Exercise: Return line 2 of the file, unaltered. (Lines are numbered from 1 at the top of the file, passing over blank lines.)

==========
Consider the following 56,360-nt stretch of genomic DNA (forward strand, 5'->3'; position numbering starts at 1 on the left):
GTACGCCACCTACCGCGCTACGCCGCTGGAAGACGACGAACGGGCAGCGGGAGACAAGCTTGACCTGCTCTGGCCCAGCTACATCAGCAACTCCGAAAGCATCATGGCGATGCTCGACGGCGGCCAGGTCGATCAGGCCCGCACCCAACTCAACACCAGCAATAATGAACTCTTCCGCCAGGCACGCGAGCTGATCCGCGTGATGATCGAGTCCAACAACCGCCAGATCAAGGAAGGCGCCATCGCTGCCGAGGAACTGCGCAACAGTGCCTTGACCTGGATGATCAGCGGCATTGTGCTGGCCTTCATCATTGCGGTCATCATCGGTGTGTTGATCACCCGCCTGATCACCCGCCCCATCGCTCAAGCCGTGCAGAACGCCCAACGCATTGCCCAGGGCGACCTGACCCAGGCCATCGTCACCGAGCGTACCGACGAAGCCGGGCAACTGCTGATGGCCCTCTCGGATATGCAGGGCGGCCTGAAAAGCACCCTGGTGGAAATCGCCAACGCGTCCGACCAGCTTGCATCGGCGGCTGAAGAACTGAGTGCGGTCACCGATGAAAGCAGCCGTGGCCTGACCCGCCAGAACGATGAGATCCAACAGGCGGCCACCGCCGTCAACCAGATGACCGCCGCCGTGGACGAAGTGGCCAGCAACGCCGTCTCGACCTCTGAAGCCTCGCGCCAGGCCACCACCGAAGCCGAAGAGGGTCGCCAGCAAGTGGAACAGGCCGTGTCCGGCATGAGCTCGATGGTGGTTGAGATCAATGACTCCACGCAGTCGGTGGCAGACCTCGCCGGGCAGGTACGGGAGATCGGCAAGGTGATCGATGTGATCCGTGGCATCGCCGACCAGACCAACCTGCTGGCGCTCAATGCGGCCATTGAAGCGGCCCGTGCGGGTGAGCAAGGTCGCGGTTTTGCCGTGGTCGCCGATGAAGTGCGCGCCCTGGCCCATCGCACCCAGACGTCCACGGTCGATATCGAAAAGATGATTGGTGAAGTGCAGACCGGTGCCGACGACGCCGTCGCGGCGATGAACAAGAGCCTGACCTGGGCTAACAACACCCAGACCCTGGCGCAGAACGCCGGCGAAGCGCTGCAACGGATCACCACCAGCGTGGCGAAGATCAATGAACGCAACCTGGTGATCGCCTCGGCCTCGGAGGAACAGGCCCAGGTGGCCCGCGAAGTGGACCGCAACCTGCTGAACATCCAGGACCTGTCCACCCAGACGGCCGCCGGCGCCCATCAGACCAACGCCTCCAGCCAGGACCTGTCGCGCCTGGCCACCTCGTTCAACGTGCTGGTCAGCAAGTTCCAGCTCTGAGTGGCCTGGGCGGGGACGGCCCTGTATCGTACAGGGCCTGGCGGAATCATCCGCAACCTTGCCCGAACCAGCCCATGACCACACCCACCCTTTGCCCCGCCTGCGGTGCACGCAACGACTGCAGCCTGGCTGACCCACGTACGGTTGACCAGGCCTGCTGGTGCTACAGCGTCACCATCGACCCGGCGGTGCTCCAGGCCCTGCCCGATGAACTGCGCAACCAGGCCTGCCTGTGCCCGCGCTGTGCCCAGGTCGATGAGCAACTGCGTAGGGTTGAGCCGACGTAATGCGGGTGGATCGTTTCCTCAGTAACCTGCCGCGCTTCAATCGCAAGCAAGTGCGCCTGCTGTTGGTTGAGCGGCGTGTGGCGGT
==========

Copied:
GTACGCCACCTACCGCGCTACGCCGCTGGAAGACGACGAACGGGCAGCGGGAGACAAGCTTGACCTGCTCTGGCCCAGCTACATCAGCAACTCCGAAAGCATCATGGCGATGCTCGACGGCGGCCAGGTCGATCAGGCCCGCACCCAACTCAACACCAGCAATAATGAACTCTTCCGCCAGGCACGCGAGCTGATCCGCGTGATGATCGAGTCCAACAACCGCCAGATCAAGGAAGGCGCCATCGCTGCCGAGGAACTGCGCAACAGTGCCTTGACCTGGATGATCAGCGGCATTGTGCTGGCCTTCATCATTGCGGTCATCATCGGTGTGTTGATCACCCGCCTGATCACCCGCCCCATCGCTCAAGCCGTGCAGAACGCCCAACGCATTGCCCAGGGCGACCTGACCCAGGCCATCGTCACCGAGCGTACCGACGAAGCCGGGCAACTGCTGATGGCCCTCTCGGATATGCAGGGCGGCCTGAAAAGCACCCTGGTGGAAATCGCCAACGCGTCCGACCAGCTTGCATCGGCGGCTGAAGAACTGAGTGCGGTCACCGATGAAAGCAGCCGTGGCCTGACCCGCCAGAACGATGAGATCCAACAGGCGGCCACCGCCGTCAACCAGATGACCGCCGCCGTGGACGAAGTGGCCAGCAACGCCGTCTCGACCTCTGAAGCCTCGCGCCAGGCCACCACCGAAGCCGAAGAGGGTCGCCAGCAAGTGGAACAGGCCGTGTCCGGCATGAGCTCGATGGTGGTTGAGATCAATGACTCCACGCAGTCGGTGGCAGACCTCGCCGGGCAGGTACGGGAGATCGGCAAGGTGATCGATGTGATCCGTGGCATCGCCGACCAGACCAACCTGCTGGCGCTCAATGCGGCCATTGAAGCGGCCCGTGCGGGTGAGCAAGGTCGCGGTTTTGCCGTGGTCGCCGATGAAGTGCGCGCCCTGGCCCATCGCACCCAGACGTCCACGGTCGATATCGAAAAGATGATTGGTGAAGTGCAGACCGGTGCCGACGACGCCGTCGCGGCGATGAACAAGAGCCTGACCTGGGCTAACAACACCCAGACCCTGGCGCAGAACGCCGGCGAAGCGCTGCAACGGATCACCACCAGCGTGGCGAAGATCAATGAACGCAACCTGGTGATCGCCTCGGCCTCGGAGGAACAGGCCCAGGTGGCCCGCGAAGTGGACCGCAACCTGCTGAACATCCAGGACCTGTCCACCCAGACGGCCGCCGGCGCCCATCAGACCAACGCCTCCAGCCAGGACCTGTCGCGCCTGGCCACCTCGTTCAACGTGCTGGTCAGCAAGTTCCAGCTCTGAGTGGCCTGGGCGGGGACGGCCCTGTATCGTACAGGGCCTGGCGGAATCATCCGCAACCTTGCCCGAACCAGCCCATGACCACACCCACCCTTTGCCCCGCCTGCGGTGCACGCAACGACTGCAGCCTGGCTGACCCACGTACGGTTGACCAGGCCTGCTGGTGCTACAGCGTCACCATCGACCCGGCGGTGCTCCAGGCCCTGCCCGATGAACTGCGCAACCAGGCCTGCCTGTGCCCGCGCTGTGCCCAGGTCGATGAGCAACTGCGTAGGGTTGAGCCGACGTAATGCGGGTGGATCGTTTCCTCAGTAACCTGCCGCGCTTCAATCGCAAGCAAGTGCGCCTGCTGTTGGTTGAGCGGCGTGTGGCGGT